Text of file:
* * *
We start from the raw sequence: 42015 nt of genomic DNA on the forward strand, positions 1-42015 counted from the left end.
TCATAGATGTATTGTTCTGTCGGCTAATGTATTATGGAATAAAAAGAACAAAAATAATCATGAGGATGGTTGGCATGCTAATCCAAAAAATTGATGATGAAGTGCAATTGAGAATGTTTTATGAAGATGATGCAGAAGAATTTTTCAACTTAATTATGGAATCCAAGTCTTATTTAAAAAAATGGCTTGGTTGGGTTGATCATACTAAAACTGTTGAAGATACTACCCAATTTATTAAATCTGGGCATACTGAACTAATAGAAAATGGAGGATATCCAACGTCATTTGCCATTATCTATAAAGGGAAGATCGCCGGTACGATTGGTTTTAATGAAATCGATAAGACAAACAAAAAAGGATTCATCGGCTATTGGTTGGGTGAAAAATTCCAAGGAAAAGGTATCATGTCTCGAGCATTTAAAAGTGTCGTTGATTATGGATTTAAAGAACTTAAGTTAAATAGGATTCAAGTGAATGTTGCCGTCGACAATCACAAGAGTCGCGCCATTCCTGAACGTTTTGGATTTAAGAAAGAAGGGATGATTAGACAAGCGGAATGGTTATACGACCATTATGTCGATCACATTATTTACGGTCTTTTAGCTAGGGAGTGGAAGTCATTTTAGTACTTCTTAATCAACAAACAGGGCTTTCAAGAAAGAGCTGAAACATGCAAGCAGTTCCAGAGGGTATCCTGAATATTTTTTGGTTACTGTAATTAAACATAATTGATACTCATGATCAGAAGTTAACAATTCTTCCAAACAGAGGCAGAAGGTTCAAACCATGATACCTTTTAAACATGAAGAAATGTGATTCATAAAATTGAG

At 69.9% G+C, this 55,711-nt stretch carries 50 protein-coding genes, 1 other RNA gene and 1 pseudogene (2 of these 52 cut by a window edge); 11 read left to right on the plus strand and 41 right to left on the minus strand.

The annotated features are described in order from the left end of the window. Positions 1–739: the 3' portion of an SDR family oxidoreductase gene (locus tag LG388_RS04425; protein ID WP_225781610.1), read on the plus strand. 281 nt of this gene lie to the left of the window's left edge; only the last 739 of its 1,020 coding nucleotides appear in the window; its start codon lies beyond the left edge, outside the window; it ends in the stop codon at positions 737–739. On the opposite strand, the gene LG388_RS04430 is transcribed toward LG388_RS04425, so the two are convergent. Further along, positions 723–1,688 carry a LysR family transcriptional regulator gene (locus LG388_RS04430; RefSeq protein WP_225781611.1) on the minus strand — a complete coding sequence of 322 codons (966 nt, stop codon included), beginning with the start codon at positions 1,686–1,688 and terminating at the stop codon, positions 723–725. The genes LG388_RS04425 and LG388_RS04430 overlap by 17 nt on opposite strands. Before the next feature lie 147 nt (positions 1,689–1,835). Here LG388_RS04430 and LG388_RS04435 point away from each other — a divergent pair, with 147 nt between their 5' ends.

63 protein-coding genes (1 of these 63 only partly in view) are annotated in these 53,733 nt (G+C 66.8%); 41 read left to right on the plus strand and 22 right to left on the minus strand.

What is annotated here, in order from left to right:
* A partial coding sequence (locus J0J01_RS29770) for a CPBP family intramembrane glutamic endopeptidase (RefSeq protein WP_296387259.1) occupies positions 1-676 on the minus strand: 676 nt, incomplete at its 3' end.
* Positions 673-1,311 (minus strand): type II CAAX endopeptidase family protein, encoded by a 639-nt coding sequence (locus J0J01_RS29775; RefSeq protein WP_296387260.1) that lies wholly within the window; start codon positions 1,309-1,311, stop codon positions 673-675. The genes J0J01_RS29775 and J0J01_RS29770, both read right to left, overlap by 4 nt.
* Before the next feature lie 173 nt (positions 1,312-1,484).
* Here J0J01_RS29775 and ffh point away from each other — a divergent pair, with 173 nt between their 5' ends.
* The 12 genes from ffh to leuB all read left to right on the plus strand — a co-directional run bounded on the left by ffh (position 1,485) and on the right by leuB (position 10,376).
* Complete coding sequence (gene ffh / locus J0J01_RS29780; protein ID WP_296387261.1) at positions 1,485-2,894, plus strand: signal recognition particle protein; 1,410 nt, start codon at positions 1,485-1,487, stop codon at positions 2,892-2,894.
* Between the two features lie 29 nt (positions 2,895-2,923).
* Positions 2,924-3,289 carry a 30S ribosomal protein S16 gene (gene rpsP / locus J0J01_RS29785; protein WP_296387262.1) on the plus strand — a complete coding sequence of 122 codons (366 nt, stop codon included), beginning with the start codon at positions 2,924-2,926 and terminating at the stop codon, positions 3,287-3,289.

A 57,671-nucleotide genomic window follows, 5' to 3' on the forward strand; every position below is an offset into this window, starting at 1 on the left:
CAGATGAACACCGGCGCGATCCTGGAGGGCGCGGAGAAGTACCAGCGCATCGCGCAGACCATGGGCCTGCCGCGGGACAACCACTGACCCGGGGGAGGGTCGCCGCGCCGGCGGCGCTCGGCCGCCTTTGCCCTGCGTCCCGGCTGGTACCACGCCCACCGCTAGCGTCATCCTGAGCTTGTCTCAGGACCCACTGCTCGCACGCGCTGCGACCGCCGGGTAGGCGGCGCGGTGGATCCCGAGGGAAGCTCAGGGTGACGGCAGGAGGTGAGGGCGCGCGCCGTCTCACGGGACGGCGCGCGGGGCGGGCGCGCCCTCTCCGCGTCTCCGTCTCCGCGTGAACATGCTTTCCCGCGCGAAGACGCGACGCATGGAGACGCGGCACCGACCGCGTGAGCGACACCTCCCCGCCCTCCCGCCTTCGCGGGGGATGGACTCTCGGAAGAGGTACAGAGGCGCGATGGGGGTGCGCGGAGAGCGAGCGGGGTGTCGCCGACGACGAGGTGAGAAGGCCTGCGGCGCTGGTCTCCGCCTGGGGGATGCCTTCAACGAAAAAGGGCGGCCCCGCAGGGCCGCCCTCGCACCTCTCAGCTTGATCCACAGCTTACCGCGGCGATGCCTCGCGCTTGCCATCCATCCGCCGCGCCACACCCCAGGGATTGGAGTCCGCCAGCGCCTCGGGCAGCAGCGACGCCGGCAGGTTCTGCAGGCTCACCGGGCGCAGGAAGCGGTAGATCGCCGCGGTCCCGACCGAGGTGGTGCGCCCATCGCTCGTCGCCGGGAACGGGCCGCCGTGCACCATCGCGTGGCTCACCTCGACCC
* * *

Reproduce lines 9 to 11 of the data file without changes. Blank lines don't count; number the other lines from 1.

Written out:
* Before the next feature lie 173 nt (positions 1,312-1,484).
* Here J0J01_RS29775 and ffh point away from each other — a divergent pair, with 173 nt between their 5' ends.
* The 12 genes from ffh to leuB all read left to right on the plus strand — a co-directional run bounded on the left by ffh (position 1,485) and on the right by leuB (position 10,376).